Capital press. (Salem, OR) 19??-current, January 06, 2017, Page 7, Image 7

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    January 6, 2017
Snow levels encouraging, but it’s early
snowstorm entering its third
day and the promise of an-
other one later in the week
couldn’t obscure the fact that
California’s snow water con-
tent is still below normal.
The state Department of
Water Resources conducted
its first manual snow survey
of the season Jan. 3, finding
a snow-water equivalence of
6 inches at Phillips Station in
the Sierra Nevada range.
That’s 5.3 inches less than
the average early-January
snow-water content of 11.3
inches as measured at Phillips
since 1964, state officials said.
Frank Gehrke, the state’s
snow surveys chief, said the
readings were actually an
improvement considering the
Phillips station 90 miles east
of Sacramento was “pretty
much bare ground” about a
week earlier.
“Most of the snow we
measured today came down
in the last couple of days and
is continuing to come down,”
Gehrke told reporters.
Courtesy of Natural Resources Conservation Service
NRCS hydrologist Julie Koeberle explains snow survey findings
to reporters during a media day trek Dec. 29 at Oregon’s Mount
Hood. The snow was 85 inches deep and contained 24.4 inches of
water content, above normal for this time of year.
Electronic readings have
consistently shown Cal-
ifornia’s snowpack to be
below normal this season,
despite frequent rainstorms
that have put many areas in
Northern and Central Cali-
fornia above their average
seasonal rainfall totals.
For instance, as of Jan. 2,
Redding had recorded 18.81
inches of rain as of Oct. 1, well
above its normal 13.24 inches
for the same period, and Sac-
ramento had registered 9.63
inches of rain, above its nor-
mal 6.51 inches, according to
the National Weather Service.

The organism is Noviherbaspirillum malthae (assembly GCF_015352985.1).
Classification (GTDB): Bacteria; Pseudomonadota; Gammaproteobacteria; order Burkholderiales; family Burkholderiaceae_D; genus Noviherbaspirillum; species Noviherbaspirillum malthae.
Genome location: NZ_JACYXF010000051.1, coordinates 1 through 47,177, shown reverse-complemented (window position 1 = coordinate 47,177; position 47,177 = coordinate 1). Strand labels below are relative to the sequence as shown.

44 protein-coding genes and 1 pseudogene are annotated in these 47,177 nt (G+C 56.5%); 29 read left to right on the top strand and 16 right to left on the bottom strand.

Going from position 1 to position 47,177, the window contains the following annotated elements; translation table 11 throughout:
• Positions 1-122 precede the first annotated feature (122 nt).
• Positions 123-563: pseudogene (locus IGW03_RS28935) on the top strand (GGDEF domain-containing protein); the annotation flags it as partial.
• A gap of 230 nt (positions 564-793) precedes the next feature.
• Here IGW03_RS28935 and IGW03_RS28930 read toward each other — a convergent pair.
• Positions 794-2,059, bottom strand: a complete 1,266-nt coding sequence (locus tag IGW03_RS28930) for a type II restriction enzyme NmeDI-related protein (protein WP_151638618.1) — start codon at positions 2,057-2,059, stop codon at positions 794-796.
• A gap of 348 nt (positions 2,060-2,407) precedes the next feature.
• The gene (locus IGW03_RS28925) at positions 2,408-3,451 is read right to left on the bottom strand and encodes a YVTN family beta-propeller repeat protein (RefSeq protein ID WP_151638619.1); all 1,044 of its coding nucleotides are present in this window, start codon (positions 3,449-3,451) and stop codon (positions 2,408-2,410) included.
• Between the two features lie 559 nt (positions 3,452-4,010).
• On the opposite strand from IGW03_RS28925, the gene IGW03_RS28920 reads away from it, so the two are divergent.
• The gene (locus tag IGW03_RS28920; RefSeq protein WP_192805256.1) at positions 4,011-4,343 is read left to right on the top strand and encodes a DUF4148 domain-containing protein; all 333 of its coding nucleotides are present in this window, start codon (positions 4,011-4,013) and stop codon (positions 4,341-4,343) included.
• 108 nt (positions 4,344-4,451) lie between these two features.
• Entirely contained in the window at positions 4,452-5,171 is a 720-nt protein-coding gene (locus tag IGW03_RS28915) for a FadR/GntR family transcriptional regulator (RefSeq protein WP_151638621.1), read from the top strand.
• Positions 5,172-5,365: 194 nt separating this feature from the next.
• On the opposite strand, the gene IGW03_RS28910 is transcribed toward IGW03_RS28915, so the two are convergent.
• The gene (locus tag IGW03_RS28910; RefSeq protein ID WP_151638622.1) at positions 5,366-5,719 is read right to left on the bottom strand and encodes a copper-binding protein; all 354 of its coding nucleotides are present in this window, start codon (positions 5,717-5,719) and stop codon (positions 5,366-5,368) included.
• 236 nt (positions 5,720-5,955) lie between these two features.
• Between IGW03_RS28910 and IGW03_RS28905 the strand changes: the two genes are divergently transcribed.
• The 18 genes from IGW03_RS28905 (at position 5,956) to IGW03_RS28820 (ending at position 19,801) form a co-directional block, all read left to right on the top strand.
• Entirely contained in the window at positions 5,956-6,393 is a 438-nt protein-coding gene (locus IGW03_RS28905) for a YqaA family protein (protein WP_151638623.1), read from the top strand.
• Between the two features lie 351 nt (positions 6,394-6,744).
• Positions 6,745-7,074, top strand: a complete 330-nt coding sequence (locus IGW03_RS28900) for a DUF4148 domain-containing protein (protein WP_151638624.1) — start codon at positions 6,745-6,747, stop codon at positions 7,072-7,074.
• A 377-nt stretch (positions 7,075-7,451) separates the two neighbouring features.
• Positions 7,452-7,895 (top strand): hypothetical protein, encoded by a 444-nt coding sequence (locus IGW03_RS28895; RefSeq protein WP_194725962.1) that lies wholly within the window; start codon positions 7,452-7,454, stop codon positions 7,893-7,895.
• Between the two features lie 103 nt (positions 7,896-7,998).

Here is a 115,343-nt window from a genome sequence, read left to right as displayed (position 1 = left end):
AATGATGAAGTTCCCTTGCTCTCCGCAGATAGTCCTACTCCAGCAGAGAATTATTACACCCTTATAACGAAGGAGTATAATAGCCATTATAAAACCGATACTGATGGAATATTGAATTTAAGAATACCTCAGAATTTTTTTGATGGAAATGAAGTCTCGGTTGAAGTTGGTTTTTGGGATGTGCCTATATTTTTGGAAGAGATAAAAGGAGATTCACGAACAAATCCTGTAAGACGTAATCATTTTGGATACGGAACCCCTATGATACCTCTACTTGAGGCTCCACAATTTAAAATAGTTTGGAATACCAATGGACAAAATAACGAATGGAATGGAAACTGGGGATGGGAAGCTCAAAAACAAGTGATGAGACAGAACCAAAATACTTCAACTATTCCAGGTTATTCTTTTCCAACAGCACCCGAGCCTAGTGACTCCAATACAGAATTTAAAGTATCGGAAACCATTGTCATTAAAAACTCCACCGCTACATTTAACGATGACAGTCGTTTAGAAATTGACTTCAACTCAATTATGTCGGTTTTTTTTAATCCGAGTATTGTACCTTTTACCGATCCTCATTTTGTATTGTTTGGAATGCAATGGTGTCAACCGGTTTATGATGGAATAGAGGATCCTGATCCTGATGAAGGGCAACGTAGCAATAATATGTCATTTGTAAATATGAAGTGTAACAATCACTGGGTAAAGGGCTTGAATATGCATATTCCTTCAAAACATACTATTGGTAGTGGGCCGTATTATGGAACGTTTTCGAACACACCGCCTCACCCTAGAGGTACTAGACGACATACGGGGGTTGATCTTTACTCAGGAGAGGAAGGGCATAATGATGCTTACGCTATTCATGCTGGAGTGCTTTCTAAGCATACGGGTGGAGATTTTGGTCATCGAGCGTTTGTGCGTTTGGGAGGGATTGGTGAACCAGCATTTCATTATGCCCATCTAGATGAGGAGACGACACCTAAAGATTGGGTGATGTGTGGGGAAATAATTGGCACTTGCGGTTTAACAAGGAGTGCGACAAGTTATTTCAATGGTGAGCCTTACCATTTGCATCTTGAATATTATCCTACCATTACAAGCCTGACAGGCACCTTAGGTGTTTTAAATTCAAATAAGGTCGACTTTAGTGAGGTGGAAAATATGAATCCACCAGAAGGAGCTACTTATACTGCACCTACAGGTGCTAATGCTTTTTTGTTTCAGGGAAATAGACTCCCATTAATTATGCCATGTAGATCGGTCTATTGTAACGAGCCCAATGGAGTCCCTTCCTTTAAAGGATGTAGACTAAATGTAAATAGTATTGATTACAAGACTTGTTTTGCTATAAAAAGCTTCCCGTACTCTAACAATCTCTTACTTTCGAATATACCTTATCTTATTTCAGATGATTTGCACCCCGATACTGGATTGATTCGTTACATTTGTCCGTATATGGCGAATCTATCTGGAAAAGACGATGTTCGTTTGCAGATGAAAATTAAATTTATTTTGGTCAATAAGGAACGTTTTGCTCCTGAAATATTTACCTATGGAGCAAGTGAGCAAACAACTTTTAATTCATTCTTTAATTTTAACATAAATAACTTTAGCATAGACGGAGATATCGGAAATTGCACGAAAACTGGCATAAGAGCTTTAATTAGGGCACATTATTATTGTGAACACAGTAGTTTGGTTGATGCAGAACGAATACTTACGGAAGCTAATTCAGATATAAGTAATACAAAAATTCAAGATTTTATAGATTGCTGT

DWR’s 105 stations scattered
throughout the Sierra Nevada
on Jan. 3 found a snowpack
holding 7.2 inches of water
statewide, or 70 percent of its
average for the date.
The readings came as a
storm that arrived New Year’s
Day was producing low snow
levels in Northern California,
and NWS forecasters predict-
ed an “atmospheric river” this
weekend would bring increas-
ing snow levels above 6,500
feet while dumping as much
as 10 inches of rain in some
foothill areas.
Gehrke’s readings on Jan.
3 paled in comparison with
his initial survey last year,
when he found a snow depth
of 54.7 inches and 16.3 inch-
es of water content, both well
above the Jan. 1 average.
However, this season’s
was better than his first read-
ing of the 2014-15 water year,
when he found only 4 inches
of water content.
The DWR and cooperat-
ing agencies conduct manual
snow surveys around the first
of the month from January to
May, providing a basis for de-
termining allocation levels for
state and federal water con-
The snowpack provides
spring and summer runoff for
reservoirs after the rains have
stopped. As of Jan. 3, Shas-
ta Lake, the federal Central
Valley Project’s main reser-
voir, was at 73 percent of its
capacity and 118 percent of
its normal level, according to
the DWR. But Lake Oroville,
the State Water Project’s chief
reservoir, was at 56 percent
of capacity and 91 percent of
normal on Jan. 3, the agency
of the state entered the new
year with an exceptionally
large mountain snowpack, but
reservoir storage remains be-
low average and the forecast
calls for an extended cold and
dry period in early January,
water experts say.
The Idaho mountains typi-
cally have about 40 percent of
their usual winter snowpack
by the end of December. The
Upper Snake Region, howev-
er, ended the month with more
than half of its usual total,
said Ron Abramovich, water
supply specialist for Idaho at
the USDA Natural Resources
Conservation Service.
December storms more
than compensated for sub-
par moisture in November.
Abramovich said the Upper
Snake River Basin above Pal-
isades Reservoir was inun-
dated with 180 percent of its
normal December snow-water
equivalent, improving its total
snowpack for the water year
to 162 percent of normal.
“December was a good
month for almost the whole
state, bringing average or bet-
ter moisture, especially in the
Upper Snake,” Abramovich
said. “We’re happy with what
we’ve got so far.”
December brought 148
percent of normal snow to
the Henry’s Fork, 125 per-
cent of normal snow to the
Boise Basin, 144 percent of
normal snow to the Owyhee
and Bruneau basins and 134
percent of normal snow to the
Big Wood Basin.
December snowfall was
below normal in the Northern
Panhandle, which received 68
percent of its usual moisture,
the Spokane River Basin,